Coronavirus Pandemic Business Takeaway: How Good is Your Communication Plan?

By Keenan-Nagle | March 19, 2020 | Category: News Strategy

Painful as it may be, the coronavirus experience has delivered some important lessons for businesses. Not the least of these is to have a well-framed emergency communications strategy in place and ready to deploy at a moment’s notice.

Understand that no plan will be perfect. All will require on-the-fly content adaptation to the specific crisis circumstances.  So stay flexible on messaging. But it is vital to have the core tools and technology ready to roll out.  Your customers, co-workers and community have always counted on you being there for them…especially when their earth starts shaking a bit.

Timing is important. When a crisis hits the fan, there is no time for the usual meetings and rounds of approvals prior to production and dispatch. Being the first out with a meaningful message keeps you first in minds, hearts…and future decisions. Time may be money during normal times, but in a crisis: Time Is Trust.

Here are some quick tips from our K-N communications pros to help you shape an emergency communications plan:

–Get a SPECIAL ALERT digital header designed and ready.

Avoid screamy graphics or a cute name. Just a straightforward letterhead format that boldly announces itself with SPECIAL ALERT (or something simple like that) followed by your company name/logo, a date and then a brief  boldface headline on the topic. All the body copy with key points on your actions, recommendations, changes in service, etc. can follow.

 –It is no time to SELL.

Nobody likes anybody that exploits emergencies. This communication is about alternative service solutions, ways you can help, and being accessible to do so. Do it sensitively and the distinctions between you and the competition will be apparent enough. If your message smells the least bit “salesy” so will you.

 –Avoid “crystal ball” statements.

Sure, we all want the best outcomes for any serious challenge.  But don’t play Nostradamus.  Nobody knows how major crisis situations  will play out.  Avoid making predictions or forward-looking statements. Use qualified phrasing like “It is our sincere hope that…” or “As events continue to unfold…”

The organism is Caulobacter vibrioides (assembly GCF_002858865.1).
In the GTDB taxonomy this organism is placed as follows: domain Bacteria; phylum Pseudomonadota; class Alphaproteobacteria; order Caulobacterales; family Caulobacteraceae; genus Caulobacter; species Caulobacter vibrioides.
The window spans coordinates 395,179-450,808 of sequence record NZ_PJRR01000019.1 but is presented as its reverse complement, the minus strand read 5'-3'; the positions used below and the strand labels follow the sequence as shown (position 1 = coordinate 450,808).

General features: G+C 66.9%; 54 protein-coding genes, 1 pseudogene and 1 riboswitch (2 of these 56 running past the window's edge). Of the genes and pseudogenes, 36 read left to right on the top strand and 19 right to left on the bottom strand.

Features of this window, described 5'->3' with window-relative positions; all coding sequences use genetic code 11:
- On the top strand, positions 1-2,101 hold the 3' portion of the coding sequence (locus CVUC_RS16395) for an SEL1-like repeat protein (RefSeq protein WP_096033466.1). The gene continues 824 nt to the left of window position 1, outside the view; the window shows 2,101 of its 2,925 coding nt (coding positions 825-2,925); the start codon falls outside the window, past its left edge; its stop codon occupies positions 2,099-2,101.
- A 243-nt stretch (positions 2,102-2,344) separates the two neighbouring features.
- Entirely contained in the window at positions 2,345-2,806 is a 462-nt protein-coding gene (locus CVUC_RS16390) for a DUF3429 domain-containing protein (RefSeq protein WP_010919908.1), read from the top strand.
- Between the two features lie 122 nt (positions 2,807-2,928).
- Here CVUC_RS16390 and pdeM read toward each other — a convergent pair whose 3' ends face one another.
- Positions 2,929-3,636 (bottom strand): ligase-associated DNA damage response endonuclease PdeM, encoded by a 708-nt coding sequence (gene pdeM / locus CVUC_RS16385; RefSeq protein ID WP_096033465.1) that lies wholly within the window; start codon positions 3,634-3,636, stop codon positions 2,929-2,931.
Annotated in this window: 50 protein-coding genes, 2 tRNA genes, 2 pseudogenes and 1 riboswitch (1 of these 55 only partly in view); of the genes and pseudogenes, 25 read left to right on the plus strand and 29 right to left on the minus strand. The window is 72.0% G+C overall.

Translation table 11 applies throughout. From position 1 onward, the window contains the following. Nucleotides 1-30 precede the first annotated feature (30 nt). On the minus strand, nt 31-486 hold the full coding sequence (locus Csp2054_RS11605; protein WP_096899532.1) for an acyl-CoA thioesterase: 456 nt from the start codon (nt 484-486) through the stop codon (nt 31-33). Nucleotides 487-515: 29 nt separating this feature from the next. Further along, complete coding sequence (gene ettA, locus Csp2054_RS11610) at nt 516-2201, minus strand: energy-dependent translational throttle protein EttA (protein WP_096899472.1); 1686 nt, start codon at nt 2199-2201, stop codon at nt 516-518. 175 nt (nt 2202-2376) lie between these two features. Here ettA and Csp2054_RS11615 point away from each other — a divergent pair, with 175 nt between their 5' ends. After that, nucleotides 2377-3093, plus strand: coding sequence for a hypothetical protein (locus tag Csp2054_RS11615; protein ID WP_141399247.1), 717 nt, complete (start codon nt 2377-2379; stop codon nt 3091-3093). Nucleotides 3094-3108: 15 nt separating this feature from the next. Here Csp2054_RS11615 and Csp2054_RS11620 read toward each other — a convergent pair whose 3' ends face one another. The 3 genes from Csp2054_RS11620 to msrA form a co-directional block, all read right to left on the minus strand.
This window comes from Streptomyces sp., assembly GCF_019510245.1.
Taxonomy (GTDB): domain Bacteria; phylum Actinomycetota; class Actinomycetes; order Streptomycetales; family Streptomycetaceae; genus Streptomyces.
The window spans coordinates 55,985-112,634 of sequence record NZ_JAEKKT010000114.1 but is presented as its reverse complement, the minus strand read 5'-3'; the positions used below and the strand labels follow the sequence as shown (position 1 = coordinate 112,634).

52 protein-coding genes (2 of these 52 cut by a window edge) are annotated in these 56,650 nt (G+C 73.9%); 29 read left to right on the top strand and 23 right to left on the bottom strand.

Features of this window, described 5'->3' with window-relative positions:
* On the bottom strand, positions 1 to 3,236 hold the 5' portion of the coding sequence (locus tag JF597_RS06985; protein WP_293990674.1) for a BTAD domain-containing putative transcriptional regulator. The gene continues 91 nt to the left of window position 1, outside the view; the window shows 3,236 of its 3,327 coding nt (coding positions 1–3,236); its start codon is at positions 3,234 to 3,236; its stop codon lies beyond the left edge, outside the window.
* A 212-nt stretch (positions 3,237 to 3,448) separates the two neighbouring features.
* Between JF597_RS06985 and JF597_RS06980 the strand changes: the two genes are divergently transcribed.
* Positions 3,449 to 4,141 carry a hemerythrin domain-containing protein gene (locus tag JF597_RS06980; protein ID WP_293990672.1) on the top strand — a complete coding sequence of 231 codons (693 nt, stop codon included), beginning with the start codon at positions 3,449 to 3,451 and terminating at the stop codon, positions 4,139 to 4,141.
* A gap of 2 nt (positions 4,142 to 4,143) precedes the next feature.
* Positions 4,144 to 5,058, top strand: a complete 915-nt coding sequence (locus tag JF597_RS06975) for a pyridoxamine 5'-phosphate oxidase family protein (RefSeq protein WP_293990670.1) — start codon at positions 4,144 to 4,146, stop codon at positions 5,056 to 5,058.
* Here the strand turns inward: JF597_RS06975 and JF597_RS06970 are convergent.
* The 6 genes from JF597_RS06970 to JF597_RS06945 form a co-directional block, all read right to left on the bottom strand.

–Link to the recognized authorities.

When possible, your emergency alert communiqués may include links to the recognized authorities on the crisis at hand, i.e. the CDC for public health issues. They have the most current recommendations based upon best-practice information in their discipline. Share the intelligence.

 –How OFTEN do you dispatch ongoing Special Alerts?

Big question. That answer depends on the scope and frequency of changes as the circumstances evolve from two perspectives:

  1. Within your organization

Definitely DO report on any of the material changes within your own organization, especially when services are restored and/or alternative avenues to service or customer benefits are made available.

Definitely DO NOT confuse frequency of messaging with value. The info channels are clogged enough as it is.  After your initial communication, if you don’t have anything important to report, wait until you do.

  1. Outside your organization

Unless the national or regional happenings directly impact how your company’s specific products/services/presence will interface with lives—say for healthcare, public safety or financial relief—our advice is to let the news media keep that fire hose flowing. Save your input opportunities for when they will count.

Final note: There is no playbook for addressing all the “what ifs” of the unknown.  But there are logical preparation tools and techniques so that when the unpredictable does happen, your company is ready. If K-N can assist you in structuring your emergency communication strategy, contact us. Thanks and stay healthy!

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